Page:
When we’re not helping donors save lives, we love to binge watch our favorite shows and are always excited when blood donation makes its way to the small screen.
Inspired by a recent episode of animated favorite “Bob’s Burgers,” we take a look at a few times TV characters have donated blood – and clear up some misconceptions.
“Heartbreak Hotel-oween”: 2020 (Season 11, Episode 4)
Gruff and lovable restauranteur Bob Belcher is afraid of needles, but his wife, Linda, and BFF, Teddy, cajole him into donating after learning that he’s the universal blood type and his blood can be given to anyone in need.
This episode has some A+ (Linda’s blood type) blood type puns and educational nuggets, but overall portrays blood donation in a (O) negative (Bob’s blood type) light.
While we admire Linda and Teddy’s enthusiasm for giving blood, the phlebotomists are unprofessional, to say the least, and leave Bob alone in the bloodmobile to faint repeatedly before attempting to pull the needle out of his own arm.
Saving lives shouldn’t be a punch line!
If you’re afraid of needles or are a first-time donor, let us know when you come in. We’ll take extra precautions to make sure your donation is comfortable, like reclining your chair and placing an ice pack on your chest.
And be sure to listen to the “Fear of Needles” episode of Bloodworks 101 to learn why Bob’s phlebotomist’s technique was all wrong.
“Bad Blood”: 2018 (Season 10, Episode 15)
Will lies about his sexual history to donate his rare AB- blood for Grace’s father – who refuses his transfusion. While Will has been in a committed, monogamous relationship with another man for over a year and regularly tests negative for bloodborne diseases, he’s upset that he must continue to fight against rules that put his orientation over his lifestyle.
The FDA reduced the criteria for men who have sex with men (MSM) from one year since last sexual contact with another man (as Will mentions) to three months in 2020; prior the one-year deferral in 2015, it was a lifetime ban.
We recognize that, while this update represents progress, many who would like to donate remain ineligible to do so. Bloodworks has long advocated for change. We continue to encourage the FDA to update the MSM ruling based on all available scientific evidence.
However, for the safety of the blood supply, it’s imperative that every prospective donor truthfully complete their donor history questionnaire, regardless of the question, even if it means they are, unfortunately, unable to donate.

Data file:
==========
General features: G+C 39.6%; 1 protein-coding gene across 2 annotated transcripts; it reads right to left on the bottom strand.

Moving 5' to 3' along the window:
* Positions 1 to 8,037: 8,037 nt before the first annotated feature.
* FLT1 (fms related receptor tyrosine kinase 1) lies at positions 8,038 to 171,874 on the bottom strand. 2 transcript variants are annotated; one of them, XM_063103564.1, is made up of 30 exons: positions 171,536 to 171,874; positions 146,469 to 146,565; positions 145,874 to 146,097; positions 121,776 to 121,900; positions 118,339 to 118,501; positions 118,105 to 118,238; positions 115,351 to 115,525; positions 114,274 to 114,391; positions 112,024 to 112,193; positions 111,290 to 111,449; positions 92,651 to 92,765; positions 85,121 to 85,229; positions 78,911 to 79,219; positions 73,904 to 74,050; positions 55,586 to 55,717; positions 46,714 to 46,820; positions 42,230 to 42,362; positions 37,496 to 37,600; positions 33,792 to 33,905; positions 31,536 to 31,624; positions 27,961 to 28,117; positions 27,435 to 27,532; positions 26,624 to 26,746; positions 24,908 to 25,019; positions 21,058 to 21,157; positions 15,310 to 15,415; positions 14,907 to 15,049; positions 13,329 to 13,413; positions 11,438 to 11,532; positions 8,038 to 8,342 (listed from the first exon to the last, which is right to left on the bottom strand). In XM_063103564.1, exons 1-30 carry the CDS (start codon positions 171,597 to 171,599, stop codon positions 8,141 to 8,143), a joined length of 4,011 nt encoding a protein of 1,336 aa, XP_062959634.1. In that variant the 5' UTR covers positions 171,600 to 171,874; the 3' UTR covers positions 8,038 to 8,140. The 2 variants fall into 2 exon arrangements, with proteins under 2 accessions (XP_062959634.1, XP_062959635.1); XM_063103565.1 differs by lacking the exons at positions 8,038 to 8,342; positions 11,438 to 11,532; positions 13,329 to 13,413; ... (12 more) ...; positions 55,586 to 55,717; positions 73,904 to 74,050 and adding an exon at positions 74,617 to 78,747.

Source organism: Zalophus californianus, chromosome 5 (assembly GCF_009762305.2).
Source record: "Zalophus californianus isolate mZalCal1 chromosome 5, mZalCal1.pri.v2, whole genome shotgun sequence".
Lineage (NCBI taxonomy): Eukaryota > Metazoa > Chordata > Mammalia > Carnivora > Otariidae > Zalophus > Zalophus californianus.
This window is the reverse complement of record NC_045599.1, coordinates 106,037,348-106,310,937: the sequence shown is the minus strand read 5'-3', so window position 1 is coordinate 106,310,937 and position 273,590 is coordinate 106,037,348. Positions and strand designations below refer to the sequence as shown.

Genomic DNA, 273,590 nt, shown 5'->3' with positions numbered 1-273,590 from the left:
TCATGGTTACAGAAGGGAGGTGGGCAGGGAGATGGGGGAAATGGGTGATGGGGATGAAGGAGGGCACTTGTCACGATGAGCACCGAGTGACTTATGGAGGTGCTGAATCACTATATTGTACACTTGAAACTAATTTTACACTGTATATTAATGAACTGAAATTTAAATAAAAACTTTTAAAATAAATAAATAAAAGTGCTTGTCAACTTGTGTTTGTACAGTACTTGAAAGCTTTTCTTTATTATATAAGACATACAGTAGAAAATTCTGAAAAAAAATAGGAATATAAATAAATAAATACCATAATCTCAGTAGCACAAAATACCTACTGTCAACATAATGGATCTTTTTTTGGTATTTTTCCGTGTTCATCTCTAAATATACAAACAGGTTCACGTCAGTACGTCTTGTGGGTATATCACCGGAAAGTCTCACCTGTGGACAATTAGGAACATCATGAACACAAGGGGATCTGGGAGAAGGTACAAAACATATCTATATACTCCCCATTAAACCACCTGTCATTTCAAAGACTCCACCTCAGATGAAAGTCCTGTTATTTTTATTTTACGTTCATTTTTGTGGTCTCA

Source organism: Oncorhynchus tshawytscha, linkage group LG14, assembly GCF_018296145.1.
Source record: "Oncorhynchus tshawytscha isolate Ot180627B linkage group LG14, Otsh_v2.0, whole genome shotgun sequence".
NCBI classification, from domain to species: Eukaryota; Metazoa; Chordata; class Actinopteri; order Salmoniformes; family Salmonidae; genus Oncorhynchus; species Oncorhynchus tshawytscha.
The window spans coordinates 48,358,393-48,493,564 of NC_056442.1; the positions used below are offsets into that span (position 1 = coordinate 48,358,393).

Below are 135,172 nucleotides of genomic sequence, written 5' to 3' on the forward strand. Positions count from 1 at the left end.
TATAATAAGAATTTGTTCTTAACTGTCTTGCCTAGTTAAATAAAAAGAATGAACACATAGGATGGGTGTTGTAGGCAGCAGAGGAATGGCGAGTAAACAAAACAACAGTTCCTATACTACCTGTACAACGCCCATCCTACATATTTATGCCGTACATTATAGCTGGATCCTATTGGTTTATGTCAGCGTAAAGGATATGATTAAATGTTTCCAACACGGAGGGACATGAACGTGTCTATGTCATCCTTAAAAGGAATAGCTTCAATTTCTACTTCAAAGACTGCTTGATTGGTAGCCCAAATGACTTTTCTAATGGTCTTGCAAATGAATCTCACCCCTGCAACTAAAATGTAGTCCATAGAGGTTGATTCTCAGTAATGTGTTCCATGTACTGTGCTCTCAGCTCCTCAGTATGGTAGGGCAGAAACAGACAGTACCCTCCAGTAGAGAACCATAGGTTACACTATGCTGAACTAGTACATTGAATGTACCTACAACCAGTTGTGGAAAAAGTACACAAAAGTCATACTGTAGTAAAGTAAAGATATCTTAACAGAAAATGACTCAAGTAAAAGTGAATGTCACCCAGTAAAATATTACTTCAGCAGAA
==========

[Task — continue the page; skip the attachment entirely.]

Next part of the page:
Blood donation has made an appearance not once, but twice, on this comedy that follows the antics of a crew of New York detectives.
“Lockdown”: 2014 (Season 2, Episode 7)
It’s Thanksgiving (sorry, Boyle: Turkey Day) and Jake Perralta is left in charge of the Nine-Nine. As evidence of Jake’s irresponsibility, we see a flashback to the time he forgot to put up posters for the precinct’s blood drive and donated five pints of blood himself to make up for it.
It takes most donors a full year to donate five units!
An adult Jake’s size only has 10-12 pints in their body, total. Losing more than 40% of your blood volume is considered Class IV hemorrhagic shock and can lead to death — Jake would need a transfusion just to get through this.
In reality, blood centers like Bloodworks take only a pint with each whole blood donation, check your iron levels to make sure you have enough for yourself and the recipient, and ask for a photo ID to ensure no one is able to donate more than once every 56 days.
“House Mouses”: 2016 (Season 3, Episode 16)
Rosa Diaz isn’t afraid of anything – except for needles. She and colleagues Amy and Gina are determined to face their fears together, ending with Rosa sitting in the donor chair. We love how you can see extras walking on the set with arm wraps on throughout the episode.
Rosa shows that giving blood is really no big deal, especially when you donate with friends.
Please don’t yell at our staff at your donation though – even if it is just to pump yourself up.
“The Blood Drive”: 2009 (Season 5, episode 16)
Michael Scott falls for a woman he meets giving blood, and makes conversation and cringe-worthy puns before fainting in the donor chair.